Readington teacher, Philadelphian shows potential for Readington Valley | Joshua Galligan and Sarah Dickerson

By Joshua Galligan and Sarah Dickerson Two independent experts, for two different reasons, have shown the world the magic of Readington. One with government funding and the other philanthropic. That’s the story that Pennsylvania…

Readington teacher, Philadelphian shows potential for Readington Valley | Joshua Galligan and Sarah Dickerson

By Joshua Galligan and Sarah Dickerson

Two independent experts, for two different reasons, have shown the world the magic of Readington.

One with government funding and the other philanthropic. That’s the story that Pennsylvania state Senator Joseph Vitale wants the world to know. Just weeks after Senator Vitale came to Readington from Philadelphia with visions of growth on his mind, Independent Study teacher of English Ruth O’Neill put a stop to his development plans for the township. She showed the delegation three maps of the township and one of the state that painted a clear picture: the most pristine, pristine part of Readington was in one of the most endangered natural habitats in the state. Less than five percent of Readington is a habitat known as Readington Valley as opposed to 25 percent for state funding and most municipalities in the state.

Despite his expressions of support for her work, as Senator Vitale and the delegation left Readington on a ferry to Atlantic City the next day, Senator Vitale refused to ask her to continue his county funded work. Senator Vitale stopped what he was doing, walked to a red light and drove off. As Senator O’Neill says, “[Senator Vitale] had an agenda and it was to ride in my back window. It was typical. “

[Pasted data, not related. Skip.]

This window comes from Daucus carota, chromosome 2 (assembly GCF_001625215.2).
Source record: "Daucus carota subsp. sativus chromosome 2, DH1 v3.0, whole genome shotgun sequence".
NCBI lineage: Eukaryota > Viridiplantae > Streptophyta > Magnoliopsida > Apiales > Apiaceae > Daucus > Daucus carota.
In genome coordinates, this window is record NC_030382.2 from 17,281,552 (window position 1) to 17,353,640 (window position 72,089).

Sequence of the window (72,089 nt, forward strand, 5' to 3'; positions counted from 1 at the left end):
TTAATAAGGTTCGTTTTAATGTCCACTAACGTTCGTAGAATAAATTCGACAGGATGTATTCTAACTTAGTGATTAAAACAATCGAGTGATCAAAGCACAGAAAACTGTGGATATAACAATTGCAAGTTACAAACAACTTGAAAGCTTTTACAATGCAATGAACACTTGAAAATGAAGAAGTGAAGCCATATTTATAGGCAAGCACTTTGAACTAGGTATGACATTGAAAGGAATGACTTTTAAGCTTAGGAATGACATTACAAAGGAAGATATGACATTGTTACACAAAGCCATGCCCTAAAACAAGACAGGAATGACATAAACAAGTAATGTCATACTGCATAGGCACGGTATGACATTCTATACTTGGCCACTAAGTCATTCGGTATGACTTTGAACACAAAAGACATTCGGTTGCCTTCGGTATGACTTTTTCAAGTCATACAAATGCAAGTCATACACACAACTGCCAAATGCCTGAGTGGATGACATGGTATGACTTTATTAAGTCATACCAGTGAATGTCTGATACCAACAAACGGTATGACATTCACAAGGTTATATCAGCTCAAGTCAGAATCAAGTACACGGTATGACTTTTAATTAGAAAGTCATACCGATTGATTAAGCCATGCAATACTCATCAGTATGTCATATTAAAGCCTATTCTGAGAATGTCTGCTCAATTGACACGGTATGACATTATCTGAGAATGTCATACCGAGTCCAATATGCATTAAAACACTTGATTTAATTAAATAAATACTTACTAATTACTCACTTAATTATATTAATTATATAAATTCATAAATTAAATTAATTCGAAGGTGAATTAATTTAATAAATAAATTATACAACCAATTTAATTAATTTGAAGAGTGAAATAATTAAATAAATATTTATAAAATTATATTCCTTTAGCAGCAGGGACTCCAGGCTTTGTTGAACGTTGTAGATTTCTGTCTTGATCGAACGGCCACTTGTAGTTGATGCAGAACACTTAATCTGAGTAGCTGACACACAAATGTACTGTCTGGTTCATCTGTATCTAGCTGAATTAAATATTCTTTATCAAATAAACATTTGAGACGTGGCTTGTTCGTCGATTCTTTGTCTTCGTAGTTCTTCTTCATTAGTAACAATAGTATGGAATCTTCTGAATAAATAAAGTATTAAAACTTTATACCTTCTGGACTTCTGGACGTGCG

While Senator Vitale may regret his decision, Ms. O’Neill’s work is far from over. She has since taken up her story with the Donegal Media Center and written a Facebook community page where she is sharing her story. She is also spearheading the “Save Readington Valley” campaign to protect the valley from a 13,000-acre housing development proposed by developer Robert Troy.

I remember Ms. O’Neill as a teacher last year. She taught classes full of my high school classmates, but she didn’t get a chance to follow them into the real world. Neither did her two neighbors, Colleen and Dennis. They’re also going to college, Ms. O’Neill and Ms. Colleen, but first they will spend the next three years teaching in Readington.

The person that I most respect for Ms. O’Neill’s work, Ms. Colleen, is the person who had a different take on Readington. “Thank God.” People have contacted me and asked me why they feel bad about Ms. Colleen’s negative portrayal of Readington. Actually, Ms. Colleen has already turned her book about Readington Valley into a chapter in her book. When I was playing the book back to Ms. Colleen, she said her “thoroughly researched” pages about Readington Valley would be the reason she would be able to leave town in five years.

Thank God for Ms. Colleen.

We can do whatever we want to with Readington Valley. We have the money to do whatever we want, but sometimes the right answer is the right answer. As more signs of Readington’s growth are built, however, Senator Vitale will stay silent in the face of a much more beautiful opportunity for Readington than himself – his fellow elected officials. Watch our neighbours, Ms. Colleen and Ms. O’Neill, protect Readington Valley from development while he sits by.

Joshua Galligan and Sarah Dickerson graduated from New Jersey State University last spring and are respectively living in New York City and Philadelphia. They are editors for Readington Today.

Editor’s note: This piece was originally published on September 15, 2015 in Readington Today.

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